Issue 7 – Winter 2004 – Evelyn Audi on Marjorie Perloff

A Life in the Making


Majorie Perloff, The Vienna Paradox: A Memoir
New Directions, 2004. 224 pp., $15.95

Reviewed by Evelyn Audi



The Vienna Paradox is Marjorie Perloff’s record of her own life and it is—perhaps not surprisingly—itself paradoxical. We look at her, not within her. In a sense, we learn who Perloff is by seeing what she sees as spectators of her life rather than as her rhetorical confidents. At the same time, Perloff’s memoir is a literary interpretation of her own narrative. And yet, this would seem the only way she could have recorded her experiences for she admittedly, “[shies] away from psychological explanation or linear narrative.” This memoir is not “the great confession” that we have come to expect from artists, writers, and critics sharing their inner life as they look back on what and who shaped them and their art. Instead, we meet Vienna just before the Anschluss in 1938. We see snapshots of Perloff’s family in the early 1900s; we hear Schoenberg and Mahler, and Wittgenstein and Goethe; and among and between their connections to Vienna and New York (both during and after World War II) Perloff reveals herself as first Gabrielle Mintz, then Marjorie Mintz, and finally Marjorie Perloff. Her narrative discloses these selves through the intersections of the people and ideas that construe Viennese High Culture/Kulturdrang, the Viennese-Jewish immigrant experience, and the interaction between Viennese and American artistic culture.

Using Vienna as a way to explore the self places this memoir in the tradition of émigré fiction and in The Vienna Paradox one is inevitably reminded of the particular problems of exile. Perloff’s own memoir does confront us with fundamental problems of exile: home is Vienna but Vienna would never be home again. New York’s Café Sabarsky becomes, for Perloff, more Viennese than Viennese cafés themselves. (Sachertorte tastes sweeter in the café next door to the Statue of Liberty than in a brusquely run Viennese bakery). If this is Perloff’s way of seeing an aspect of humor in the impossibility of home, she tempers it through her revelations regarding the impossibility of Viennese-Jewish-American identity during World War II and after: “…No matter how complex the making of one’s identity and no matter what one really believes or does…Jewish identity can never merely be expunged, for the simple reason that, as the refugees from Hitler were forced to learn the hard way, one is always a Jew in the eyes of the Other.” For Perloff confronting Jewish-ness of that time and place means confronting the Holocaust, and its legacy, especially in relation to her own family.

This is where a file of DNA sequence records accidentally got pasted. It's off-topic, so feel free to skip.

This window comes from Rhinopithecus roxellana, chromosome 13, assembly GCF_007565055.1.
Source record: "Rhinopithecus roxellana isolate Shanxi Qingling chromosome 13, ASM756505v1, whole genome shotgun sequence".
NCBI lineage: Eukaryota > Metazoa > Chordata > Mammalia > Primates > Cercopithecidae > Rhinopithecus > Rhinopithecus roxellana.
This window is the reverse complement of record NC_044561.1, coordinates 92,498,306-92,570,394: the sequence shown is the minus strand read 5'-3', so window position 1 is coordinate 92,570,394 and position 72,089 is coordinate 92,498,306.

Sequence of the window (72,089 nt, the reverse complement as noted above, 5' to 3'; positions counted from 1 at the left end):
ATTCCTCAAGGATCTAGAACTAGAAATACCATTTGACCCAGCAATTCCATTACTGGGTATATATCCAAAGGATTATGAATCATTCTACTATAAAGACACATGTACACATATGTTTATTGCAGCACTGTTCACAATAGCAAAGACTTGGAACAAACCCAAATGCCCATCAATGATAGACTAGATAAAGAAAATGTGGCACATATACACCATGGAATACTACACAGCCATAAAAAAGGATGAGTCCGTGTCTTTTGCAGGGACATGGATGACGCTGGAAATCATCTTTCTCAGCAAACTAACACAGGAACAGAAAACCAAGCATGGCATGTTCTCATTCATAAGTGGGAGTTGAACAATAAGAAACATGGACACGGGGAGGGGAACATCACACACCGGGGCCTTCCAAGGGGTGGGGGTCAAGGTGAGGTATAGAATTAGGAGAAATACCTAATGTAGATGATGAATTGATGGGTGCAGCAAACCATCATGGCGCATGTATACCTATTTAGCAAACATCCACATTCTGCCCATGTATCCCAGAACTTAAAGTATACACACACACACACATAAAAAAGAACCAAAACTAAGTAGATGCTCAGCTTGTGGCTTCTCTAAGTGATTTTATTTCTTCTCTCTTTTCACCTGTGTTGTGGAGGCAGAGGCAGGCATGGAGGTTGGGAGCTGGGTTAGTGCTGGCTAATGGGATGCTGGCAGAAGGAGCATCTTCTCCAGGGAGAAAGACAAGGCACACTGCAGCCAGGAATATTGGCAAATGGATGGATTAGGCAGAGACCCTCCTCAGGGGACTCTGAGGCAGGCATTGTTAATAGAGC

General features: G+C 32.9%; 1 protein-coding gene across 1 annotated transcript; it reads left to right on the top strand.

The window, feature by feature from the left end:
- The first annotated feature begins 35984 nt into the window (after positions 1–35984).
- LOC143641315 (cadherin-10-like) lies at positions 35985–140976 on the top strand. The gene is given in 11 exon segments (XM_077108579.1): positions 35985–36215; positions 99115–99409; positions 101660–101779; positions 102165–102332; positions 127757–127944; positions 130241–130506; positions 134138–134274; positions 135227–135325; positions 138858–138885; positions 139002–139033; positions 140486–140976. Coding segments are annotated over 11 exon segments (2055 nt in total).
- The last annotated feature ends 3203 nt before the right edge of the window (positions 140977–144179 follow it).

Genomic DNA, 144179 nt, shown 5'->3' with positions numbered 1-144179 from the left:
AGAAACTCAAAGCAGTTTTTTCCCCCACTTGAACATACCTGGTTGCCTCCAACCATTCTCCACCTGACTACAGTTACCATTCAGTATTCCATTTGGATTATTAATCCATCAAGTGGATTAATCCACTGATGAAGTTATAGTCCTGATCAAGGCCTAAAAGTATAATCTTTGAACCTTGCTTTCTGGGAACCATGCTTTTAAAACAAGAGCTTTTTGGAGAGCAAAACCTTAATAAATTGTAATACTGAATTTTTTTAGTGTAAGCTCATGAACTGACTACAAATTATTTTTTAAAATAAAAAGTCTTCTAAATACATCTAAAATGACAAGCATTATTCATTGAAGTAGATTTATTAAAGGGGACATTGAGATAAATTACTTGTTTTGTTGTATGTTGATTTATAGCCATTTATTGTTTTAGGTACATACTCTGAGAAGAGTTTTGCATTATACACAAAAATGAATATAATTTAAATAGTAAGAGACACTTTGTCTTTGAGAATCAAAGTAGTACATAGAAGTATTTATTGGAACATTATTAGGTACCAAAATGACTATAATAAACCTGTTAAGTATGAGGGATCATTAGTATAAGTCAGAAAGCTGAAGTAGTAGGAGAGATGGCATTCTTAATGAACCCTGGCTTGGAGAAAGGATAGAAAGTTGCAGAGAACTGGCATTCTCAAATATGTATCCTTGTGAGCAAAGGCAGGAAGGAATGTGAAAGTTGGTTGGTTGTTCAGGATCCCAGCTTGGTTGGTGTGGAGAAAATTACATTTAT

Letters and photographs are the means by which Perloff introduces her family. In Perloff’s memoir, documents become the framework for interpretation. The early chapters in particular consist of a detailed family history accompanied by many black and white photographs of extended and immediate family. Excerpted letters from these family members to one another or to friends and even Viennese government officials direct readers to citations for Perloff’s life rather than narratives about it. She also provides a family tree to orient readers through the complex relationships among Mintzs, Schüllers, and Rosenthal’s to one another, to Vienna, and later, to America. Perloff’s documentary approach to her family’s history is an archaeology of a Viennese intellectual culture—typically Perloff mixes excerpted letters from her parents to their family describing their flight from Vienna with excerpts from Goethe’s poetry or Wittgenstein’s Tractatus. (Barely a moment after we enter their Mintz’s New York apartment we are meditating on the possibility of ethical propositions.) Perloff’s readers determine the centrality of family and intellectual life by experiencing it in her writing.